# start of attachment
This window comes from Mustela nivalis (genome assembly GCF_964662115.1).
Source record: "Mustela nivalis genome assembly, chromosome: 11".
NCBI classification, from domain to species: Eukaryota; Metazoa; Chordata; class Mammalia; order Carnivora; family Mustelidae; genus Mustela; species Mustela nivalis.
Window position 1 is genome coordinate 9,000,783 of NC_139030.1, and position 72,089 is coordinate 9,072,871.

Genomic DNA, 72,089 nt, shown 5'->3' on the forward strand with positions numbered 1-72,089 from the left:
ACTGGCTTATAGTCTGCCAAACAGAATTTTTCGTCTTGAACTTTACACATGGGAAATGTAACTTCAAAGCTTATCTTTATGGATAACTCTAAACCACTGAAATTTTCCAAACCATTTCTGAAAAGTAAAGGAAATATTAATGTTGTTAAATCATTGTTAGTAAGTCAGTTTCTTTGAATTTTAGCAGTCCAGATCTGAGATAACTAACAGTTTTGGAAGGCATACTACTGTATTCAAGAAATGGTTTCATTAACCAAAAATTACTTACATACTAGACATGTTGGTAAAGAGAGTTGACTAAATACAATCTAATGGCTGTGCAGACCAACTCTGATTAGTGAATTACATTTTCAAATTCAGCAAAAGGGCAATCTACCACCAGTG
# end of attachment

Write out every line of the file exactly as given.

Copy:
This window comes from Mustela nivalis (genome assembly GCF_964662115.1).
Source record: "Mustela nivalis genome assembly, chromosome: 11".
NCBI classification, from domain to species: Eukaryota; Metazoa; Chordata; class Mammalia; order Carnivora; family Mustelidae; genus Mustela; species Mustela nivalis.
Window position 1 is genome coordinate 9,000,783 of NC_139030.1, and position 72,089 is coordinate 9,072,871.

Genomic DNA, 72,089 nt, shown 5'->3' on the forward strand with positions numbered 1-72,089 from the left:
ACTGGCTTATAGTCTGCCAAACAGAATTTTTCGTCTTGAACTTTACACATGGGAAATGTAACTTCAAAGCTTATCTTTATGGATAACTCTAAACCACTGAAATTTTCCAAACCATTTCTGAAAAGTAAAGGAAATATTAATGTTGTTAAATCATTGTTAGTAAGTCAGTTTCTTTGAATTTTAGCAGTCCAGATCTGAGATAACTAACAGTTTTGGAAGGCATACTACTGTATTCAAGAAATGGTTTCATTAACCAAAAATTACTTACATACTAGACATGTTGGTAAAGAGAGTTGACTAAATACAATCTAATGGCTGTGCAGACCAACTCTGATTAGTGAATTACATTTTCAAATTCAGCAAAAGGGCAATCTACCACCAGTG